There's already been much armchair quarterbacking of the botched rollout of healthcare.gov, so I doubt I have much new to add to the mix. But as someone who's led or programmed the creation of web tools for much of my professional life, I can't help but share a few observations:
First, I must give thanks that whatever times in my work I thought I've had a client who was difficult to work with or a painful "design by committee" situation that was getting out of hand, at least I've never been hauled before a Congressional Oversight Committee to answer questions from bureaucrats about the intricate details of website development. NIGHTMARE. However badly they may have messed up, I still feel a little bit sorry for the people who now have to go through that grilling.
From what we've learned about the development and launch planning process so far, the whole thing seems designed to emulate the worst possible Dilbert cartoon moments. Finger pointing, incompetence, horrible communication, fragmentation and overlap, personal agendas, etc...any one of these things can completely derail a tech project, and this one had all of them. How anything got produced and launched is a mystery to me, let alone something that worked well.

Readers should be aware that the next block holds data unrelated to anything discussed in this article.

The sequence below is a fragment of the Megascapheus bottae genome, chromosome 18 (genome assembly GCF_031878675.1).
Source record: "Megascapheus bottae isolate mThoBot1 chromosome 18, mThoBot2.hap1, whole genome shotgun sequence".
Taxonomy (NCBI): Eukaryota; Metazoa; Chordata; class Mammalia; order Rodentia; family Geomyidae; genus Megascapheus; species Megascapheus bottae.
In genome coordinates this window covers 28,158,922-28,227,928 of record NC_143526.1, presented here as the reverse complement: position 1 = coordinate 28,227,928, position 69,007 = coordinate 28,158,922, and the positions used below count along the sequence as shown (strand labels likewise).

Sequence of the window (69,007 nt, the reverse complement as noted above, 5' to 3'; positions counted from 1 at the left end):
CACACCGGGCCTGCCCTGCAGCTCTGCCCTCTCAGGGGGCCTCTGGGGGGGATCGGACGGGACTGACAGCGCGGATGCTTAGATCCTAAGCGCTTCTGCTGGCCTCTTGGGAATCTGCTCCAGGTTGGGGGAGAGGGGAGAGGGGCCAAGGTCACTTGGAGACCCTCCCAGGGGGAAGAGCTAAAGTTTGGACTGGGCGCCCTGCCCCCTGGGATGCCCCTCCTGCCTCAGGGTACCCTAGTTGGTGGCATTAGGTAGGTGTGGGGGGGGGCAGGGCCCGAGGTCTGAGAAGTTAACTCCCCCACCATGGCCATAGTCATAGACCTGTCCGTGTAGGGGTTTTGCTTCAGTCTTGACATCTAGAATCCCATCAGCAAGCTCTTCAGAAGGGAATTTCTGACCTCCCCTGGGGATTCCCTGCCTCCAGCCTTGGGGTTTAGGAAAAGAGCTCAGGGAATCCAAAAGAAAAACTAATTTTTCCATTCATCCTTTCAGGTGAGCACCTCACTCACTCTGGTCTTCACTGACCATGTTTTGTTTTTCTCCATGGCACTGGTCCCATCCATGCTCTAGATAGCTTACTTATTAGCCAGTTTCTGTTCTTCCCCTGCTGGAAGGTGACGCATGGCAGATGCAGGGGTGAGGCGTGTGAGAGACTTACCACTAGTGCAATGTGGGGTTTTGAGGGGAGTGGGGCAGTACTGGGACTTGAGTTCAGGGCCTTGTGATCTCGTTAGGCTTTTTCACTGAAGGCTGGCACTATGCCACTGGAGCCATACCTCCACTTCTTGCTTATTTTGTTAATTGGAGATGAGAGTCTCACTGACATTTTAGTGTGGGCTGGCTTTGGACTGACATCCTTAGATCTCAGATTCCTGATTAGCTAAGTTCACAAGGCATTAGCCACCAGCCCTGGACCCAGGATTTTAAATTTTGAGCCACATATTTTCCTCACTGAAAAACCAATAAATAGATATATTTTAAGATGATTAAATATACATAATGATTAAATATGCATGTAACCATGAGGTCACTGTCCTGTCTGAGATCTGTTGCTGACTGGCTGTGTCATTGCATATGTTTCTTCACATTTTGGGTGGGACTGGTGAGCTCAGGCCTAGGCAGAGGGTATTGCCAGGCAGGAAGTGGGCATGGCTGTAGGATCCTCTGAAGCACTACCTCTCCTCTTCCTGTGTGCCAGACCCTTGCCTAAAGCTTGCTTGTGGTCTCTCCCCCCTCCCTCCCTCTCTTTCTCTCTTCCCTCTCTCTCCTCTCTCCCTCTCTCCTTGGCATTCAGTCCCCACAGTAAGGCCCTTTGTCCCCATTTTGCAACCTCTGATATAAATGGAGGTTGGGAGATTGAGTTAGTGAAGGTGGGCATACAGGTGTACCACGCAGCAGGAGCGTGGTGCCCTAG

There's some unfortunate irony in that President Obama's election campaigns successfully designed, launched and managed incredibly flexible and complex web infrastructure that worked at a national scale. It's sad to think that winning the Presidency also somehow meant losing access to that talent and those resources when a project with much higher stakes was on the line. But I have no patience for anyone who waves the "it was just too complex" flag as an excuse for healthcare.gov problems; if we can launch websites that survive the Super Bowl and major global media events (read: new, even MORE funny cat videos), we should probably be able to plan and launch a website that handles health insurance applications. Before we ever again believe a politician who claims that she or he will help the government take advantage of modern technology to run more efficiently, we'll need to see big changes in the way such projects are planned, contracted, executed and audited.
In the end, the failures of the healthcare.gov rollout are mostly a distraction from the underlying issues with our healthcare system as a whole, and I don't think it's fair to tie the conversations about the website to the viability of healthcare reform. If the Affordable Care Act had been passed in 1993, we would have figured out a way to process the applications and insure people without the use of the Internet.
I also recommend my friend and colleague Eric's editorial from a few weeks ago with some helpful thoughts on what could have been done differently.